Forget Privacy, This Is the Biggest Potential Hazard When It Comes to Drones

Privacy concerns can be managed through laws; cybersecurity is a far more elusive hazard.

Drones are taking off as their own industry — literally. In the last year, the number of requests for commercial operation unmanned aerial vehicles (UAVs) has gone from around 100 to over 5,000. That’s a substantial increase from 2015, and it’s far away from flat lining.

With the highly anticipated release of the small commercial UAV regulations (Part 107), entrepreneurs, VC’s and thousands of techies are eagerly ready to jump onboard the bandwagon. New uses for UAVs are found almost daily, with industries ranging from A to Z — from Aquaculture to Zoological Research.

As the popularity and potential uses for drones grow exponentially, so too do the potential hazards. Of course, the most vocal fears of UAVs are usually from the privacy advocates, who fear the invasion of our rights to privacy by the use of drones. However, there is one risk that should be even more pressing — cybersecurity.

While privacy can be (somewhat) managed through laws and regulation, cybersecurity is, by its intangible nature, much more elusive. A kid in Taiwan could, theoretically, hack their way into a drone operating in Montana and control it to perform nefarious activities; and if that kid covers their tracks sufficiently, it will be very hard to prove anything (even if they were discovered, international law in such a case would likely move at a glacial pace).

So our primary focus should be on how we can safeguard against these types of attacks. However, to find the answer, we must first dig even further and figure out how this hack could be carried out in the first place.

There are several ways to accomplishing such a feat, and I usually like to break it down into two categories:

  1. Hardware Attack — This type of attack is performed at a very low level, such as getting malicious firmware into the processors. This could be a piece of code that is activated at a later date to perform certain functions, or could be activated continuously from the initial infection, as to monitor the activities the drone is performing without the human noticing.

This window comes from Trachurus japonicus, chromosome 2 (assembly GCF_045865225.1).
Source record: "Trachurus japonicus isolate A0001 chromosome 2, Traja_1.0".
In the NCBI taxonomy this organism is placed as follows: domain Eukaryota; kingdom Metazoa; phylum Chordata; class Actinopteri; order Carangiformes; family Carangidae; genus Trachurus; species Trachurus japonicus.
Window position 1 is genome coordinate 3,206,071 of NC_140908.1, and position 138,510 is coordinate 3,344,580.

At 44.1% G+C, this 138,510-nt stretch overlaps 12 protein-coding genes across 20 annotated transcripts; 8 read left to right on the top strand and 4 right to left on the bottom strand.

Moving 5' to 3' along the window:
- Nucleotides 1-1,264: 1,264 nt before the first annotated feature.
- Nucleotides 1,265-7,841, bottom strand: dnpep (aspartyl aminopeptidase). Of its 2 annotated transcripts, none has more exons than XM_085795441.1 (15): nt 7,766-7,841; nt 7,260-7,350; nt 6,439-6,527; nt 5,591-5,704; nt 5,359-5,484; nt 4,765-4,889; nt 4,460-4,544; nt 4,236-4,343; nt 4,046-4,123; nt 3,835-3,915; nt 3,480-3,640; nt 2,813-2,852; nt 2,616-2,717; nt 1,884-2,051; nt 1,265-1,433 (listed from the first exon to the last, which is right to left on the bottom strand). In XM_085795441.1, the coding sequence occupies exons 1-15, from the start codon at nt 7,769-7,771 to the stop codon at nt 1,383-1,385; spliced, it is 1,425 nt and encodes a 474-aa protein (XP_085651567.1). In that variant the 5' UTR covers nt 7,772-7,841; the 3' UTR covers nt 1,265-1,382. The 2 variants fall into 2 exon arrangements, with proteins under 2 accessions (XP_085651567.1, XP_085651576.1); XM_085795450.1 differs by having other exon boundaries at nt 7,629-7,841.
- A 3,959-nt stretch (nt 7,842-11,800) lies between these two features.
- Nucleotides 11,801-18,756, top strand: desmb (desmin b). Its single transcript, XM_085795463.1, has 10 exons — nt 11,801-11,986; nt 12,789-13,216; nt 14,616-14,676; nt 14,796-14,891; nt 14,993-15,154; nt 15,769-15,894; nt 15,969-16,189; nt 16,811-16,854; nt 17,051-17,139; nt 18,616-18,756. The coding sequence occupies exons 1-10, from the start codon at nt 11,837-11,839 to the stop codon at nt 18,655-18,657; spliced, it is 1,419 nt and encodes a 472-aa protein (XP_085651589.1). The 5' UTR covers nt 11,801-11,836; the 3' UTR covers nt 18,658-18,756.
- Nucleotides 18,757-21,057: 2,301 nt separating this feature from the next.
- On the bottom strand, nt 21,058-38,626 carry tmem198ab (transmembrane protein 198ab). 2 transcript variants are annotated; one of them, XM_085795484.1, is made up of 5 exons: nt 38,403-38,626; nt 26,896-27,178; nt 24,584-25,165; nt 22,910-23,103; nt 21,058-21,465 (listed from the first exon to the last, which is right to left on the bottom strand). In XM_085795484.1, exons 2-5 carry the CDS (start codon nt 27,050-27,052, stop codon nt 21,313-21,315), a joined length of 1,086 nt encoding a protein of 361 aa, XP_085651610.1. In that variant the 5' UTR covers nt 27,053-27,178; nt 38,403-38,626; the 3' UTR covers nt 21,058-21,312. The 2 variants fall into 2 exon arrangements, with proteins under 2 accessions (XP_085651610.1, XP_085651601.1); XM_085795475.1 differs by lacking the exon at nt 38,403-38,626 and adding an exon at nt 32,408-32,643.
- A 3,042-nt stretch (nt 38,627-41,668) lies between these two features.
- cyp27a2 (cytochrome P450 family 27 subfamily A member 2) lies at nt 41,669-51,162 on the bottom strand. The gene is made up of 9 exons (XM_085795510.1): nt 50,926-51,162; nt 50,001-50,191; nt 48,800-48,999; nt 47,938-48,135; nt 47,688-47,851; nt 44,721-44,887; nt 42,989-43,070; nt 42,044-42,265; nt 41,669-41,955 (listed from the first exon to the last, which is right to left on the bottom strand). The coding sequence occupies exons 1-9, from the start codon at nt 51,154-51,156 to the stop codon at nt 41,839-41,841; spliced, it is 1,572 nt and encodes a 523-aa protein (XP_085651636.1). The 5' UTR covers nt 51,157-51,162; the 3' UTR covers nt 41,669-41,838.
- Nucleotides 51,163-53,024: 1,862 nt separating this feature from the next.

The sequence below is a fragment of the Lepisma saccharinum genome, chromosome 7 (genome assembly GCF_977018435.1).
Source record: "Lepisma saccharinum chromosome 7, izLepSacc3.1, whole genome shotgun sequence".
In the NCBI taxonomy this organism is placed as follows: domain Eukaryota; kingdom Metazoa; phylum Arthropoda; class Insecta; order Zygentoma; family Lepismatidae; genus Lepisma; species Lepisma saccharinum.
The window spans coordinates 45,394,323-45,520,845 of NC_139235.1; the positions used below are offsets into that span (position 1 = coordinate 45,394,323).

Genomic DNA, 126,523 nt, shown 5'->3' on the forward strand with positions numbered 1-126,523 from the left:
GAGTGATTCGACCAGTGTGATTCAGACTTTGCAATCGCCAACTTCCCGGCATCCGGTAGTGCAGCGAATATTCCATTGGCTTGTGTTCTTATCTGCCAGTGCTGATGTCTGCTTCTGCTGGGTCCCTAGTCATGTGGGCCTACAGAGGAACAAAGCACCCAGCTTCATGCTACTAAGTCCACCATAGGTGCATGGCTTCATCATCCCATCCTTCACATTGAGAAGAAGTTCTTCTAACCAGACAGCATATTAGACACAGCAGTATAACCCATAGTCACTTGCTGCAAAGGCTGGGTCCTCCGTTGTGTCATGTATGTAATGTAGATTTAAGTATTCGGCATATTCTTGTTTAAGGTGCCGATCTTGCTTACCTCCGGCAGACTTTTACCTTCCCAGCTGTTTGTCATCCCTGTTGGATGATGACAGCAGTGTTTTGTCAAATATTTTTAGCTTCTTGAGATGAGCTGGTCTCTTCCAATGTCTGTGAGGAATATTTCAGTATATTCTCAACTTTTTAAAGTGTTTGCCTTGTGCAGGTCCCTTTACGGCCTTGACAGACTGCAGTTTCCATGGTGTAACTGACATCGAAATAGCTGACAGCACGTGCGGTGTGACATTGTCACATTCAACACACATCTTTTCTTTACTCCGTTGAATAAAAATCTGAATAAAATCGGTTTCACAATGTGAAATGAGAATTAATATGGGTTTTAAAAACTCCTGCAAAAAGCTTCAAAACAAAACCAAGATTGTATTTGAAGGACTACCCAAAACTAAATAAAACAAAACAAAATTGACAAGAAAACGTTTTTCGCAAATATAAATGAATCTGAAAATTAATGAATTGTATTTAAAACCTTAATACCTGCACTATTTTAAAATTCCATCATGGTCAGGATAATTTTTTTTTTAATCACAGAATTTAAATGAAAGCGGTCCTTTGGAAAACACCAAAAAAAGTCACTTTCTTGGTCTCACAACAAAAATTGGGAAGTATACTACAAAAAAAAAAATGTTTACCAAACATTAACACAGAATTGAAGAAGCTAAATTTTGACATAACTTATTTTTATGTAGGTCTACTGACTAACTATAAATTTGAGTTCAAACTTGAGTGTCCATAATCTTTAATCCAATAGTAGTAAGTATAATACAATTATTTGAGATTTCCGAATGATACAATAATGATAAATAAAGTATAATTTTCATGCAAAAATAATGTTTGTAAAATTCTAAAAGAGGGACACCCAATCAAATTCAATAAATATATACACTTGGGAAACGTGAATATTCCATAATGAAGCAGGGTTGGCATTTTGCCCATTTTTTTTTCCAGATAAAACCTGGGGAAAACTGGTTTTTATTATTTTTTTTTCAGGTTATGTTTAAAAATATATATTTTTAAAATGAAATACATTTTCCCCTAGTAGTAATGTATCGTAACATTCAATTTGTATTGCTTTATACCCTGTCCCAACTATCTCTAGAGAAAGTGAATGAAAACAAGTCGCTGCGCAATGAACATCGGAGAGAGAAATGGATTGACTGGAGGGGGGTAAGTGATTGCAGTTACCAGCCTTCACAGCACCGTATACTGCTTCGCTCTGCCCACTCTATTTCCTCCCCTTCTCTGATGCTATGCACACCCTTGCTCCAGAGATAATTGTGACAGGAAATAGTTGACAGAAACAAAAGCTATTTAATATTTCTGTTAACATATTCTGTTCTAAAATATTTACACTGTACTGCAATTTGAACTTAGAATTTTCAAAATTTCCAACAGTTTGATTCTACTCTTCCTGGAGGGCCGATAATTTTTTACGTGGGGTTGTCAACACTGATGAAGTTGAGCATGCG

2. Wireless Attack — An attack from the “outside” — as in sensor spoofing or directly hacking into the UAV to take over control from a remote location.

From the impact standpoint, a hardware attack is much more widespread, especially if the code is installed by the chip vendor. As with many things, these chips are built in China — delivering “malicious” chips for drone use would open a major door for anyone trying to create widespread havoc. In comparison, wireless attacks would be much more “one-on-one,” since the “bad guys” might try to hack an individual drone to make it perform a specific action.

As we build these systems, it is critical for us to understand all the entry points that could be taken. Going back to the hardware attack scenario — this means having absolute quality control and trust with the vendors who deliver the drone components.

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The wireless attack is a bit trickier. A UAV has many entry points through which the processor could be attacked. Typically, the first thing people think about are the wireless datalinks to control it; in this instance, it means that simply creating a stronger signal than the base station could be enough to override it. Some basic encoding can create a much harder access in this case.

The navigation system is an easier target for this type of attack. Most drones depend on GPS for navigation, and newer models are also starting to see ADS-B being integrated. Both of those rely on outside signals, which the drone uses to compute its own location. Jamming (creating interference with the actual signal) or spoofing (imitating the actual signal) are two very effective means of getting a drone to do something without having to actually penetrate its own defenses (simply creating an illusion for the navigation suite).

This type of attack was supposedly demonstrated by Iran to get a U.S. RQ-170 UAV to land on one of their runways. While some attacks can be thwarted by employing encryption and firewalls, nav attacks are difficult to prevent because the drone relies on the signals mentioned above. Certain systems, such as Receiver Autonomous Integrity Monitoring (RAIM) does a good job at monitoring false GPS signals, but of course methods to counter it are already being explored. Navigation spoofing will be an interesting game by itself in the future.

In sports it’s said that you’re only as good as your weakest player; with drones, you are only as secure as your weakest system. As we develop these systems, it is important to be aware of all of their weaknesses, and build in strong security measures from the beginning. Unfortunately, this will always be a bit of a cat and mouse game; as new methods to protect a drone from an attack are developed, so is a method to circumnavigate this method. But with calculated foresight, we can force the cat to run a little harder if they ever have hopes of catching the mouse.


Bio: Andy Von Stauffenberg is the CEO Of VStar Systems.

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